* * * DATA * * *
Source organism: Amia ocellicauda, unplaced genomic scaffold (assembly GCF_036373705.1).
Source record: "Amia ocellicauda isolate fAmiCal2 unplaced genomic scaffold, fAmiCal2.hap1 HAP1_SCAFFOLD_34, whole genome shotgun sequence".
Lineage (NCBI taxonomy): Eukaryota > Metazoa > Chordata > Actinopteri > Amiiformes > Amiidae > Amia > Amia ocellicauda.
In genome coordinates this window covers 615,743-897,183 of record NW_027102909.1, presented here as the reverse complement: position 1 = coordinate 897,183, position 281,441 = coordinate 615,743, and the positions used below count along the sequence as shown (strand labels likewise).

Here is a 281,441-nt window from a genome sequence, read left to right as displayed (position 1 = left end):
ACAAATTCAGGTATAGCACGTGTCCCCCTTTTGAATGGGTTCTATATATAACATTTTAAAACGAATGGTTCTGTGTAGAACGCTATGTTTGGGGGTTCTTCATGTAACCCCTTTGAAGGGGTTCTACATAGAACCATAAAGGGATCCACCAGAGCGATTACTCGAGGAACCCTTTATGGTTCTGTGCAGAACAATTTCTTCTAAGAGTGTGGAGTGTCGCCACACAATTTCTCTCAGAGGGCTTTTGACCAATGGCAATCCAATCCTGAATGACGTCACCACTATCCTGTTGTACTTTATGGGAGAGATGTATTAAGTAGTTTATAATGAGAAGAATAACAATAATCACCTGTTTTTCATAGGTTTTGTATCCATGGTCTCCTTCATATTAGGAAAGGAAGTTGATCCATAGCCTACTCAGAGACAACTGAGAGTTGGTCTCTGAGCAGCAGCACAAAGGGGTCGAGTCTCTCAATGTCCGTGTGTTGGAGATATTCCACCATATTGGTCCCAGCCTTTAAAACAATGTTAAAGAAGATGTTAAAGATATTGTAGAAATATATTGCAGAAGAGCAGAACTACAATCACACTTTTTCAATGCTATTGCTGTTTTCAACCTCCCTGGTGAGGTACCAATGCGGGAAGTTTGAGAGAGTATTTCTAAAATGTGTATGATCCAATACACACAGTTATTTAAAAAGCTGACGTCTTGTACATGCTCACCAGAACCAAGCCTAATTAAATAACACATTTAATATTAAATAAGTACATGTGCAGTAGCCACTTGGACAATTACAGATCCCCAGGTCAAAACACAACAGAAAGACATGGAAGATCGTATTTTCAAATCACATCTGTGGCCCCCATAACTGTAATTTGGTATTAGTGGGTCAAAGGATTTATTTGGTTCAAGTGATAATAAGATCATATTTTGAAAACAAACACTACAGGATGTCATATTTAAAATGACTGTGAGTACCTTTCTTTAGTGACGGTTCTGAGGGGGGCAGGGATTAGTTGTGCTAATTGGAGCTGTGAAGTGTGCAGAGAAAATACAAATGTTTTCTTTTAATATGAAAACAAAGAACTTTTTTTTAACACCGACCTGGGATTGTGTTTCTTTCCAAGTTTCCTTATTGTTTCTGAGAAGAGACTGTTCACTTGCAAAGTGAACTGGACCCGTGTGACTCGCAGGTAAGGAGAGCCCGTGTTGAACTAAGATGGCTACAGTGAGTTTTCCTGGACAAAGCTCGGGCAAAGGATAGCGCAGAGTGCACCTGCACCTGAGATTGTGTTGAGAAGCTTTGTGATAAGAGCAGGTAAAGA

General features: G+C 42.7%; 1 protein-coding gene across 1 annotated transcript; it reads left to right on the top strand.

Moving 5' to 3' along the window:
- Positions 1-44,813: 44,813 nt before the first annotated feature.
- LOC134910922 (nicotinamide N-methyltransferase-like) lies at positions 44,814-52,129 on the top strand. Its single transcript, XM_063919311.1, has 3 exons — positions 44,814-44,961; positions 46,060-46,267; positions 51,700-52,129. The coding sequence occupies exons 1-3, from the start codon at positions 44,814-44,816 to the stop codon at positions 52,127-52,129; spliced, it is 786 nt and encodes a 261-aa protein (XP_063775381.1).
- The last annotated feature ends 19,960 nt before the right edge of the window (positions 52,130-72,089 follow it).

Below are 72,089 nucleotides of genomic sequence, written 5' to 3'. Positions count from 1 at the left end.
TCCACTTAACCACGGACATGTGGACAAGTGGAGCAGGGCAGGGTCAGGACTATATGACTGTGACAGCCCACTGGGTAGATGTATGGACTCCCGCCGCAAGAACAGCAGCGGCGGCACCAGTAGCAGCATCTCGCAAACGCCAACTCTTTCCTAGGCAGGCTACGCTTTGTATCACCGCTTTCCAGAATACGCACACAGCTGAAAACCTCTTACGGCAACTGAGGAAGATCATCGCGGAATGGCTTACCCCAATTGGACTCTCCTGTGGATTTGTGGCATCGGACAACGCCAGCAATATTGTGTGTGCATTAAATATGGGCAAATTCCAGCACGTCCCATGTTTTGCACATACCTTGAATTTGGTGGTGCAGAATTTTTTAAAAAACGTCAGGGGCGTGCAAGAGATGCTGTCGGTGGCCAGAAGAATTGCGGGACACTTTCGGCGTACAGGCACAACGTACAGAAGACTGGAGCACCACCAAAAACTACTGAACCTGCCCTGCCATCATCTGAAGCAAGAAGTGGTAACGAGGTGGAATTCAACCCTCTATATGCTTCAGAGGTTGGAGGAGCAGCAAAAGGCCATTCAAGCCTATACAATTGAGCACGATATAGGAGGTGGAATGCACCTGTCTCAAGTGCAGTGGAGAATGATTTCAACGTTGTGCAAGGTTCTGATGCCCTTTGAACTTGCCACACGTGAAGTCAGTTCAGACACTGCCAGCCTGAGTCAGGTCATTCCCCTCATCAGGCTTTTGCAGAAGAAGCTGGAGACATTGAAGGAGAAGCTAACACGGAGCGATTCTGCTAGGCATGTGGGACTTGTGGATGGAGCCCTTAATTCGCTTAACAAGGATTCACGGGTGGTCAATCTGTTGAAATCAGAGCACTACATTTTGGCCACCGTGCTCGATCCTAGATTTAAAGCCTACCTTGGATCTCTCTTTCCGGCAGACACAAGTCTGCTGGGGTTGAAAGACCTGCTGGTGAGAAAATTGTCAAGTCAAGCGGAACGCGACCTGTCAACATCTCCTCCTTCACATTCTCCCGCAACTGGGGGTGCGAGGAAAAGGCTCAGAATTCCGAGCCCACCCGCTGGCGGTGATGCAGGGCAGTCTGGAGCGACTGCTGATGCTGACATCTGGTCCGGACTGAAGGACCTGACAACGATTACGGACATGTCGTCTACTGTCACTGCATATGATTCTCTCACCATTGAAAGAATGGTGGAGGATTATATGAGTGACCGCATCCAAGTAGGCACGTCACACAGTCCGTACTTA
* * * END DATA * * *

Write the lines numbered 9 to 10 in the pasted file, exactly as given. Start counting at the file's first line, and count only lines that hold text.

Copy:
- Positions 1-44,813: 44,813 nt before the first annotated feature.
- LOC134910922 (nicotinamide N-methyltransferase-like) lies at positions 44,814-52,129 on the top strand. Its single transcript, XM_063919311.1, has 3 exons — positions 44,814-44,961; positions 46,060-46,267; positions 51,700-52,129. The coding sequence occupies exons 1-3, from the start codon at positions 44,814-44,816 to the stop codon at positions 52,127-52,129; spliced, it is 786 nt and encodes a 261-aa protein (XP_063775381.1).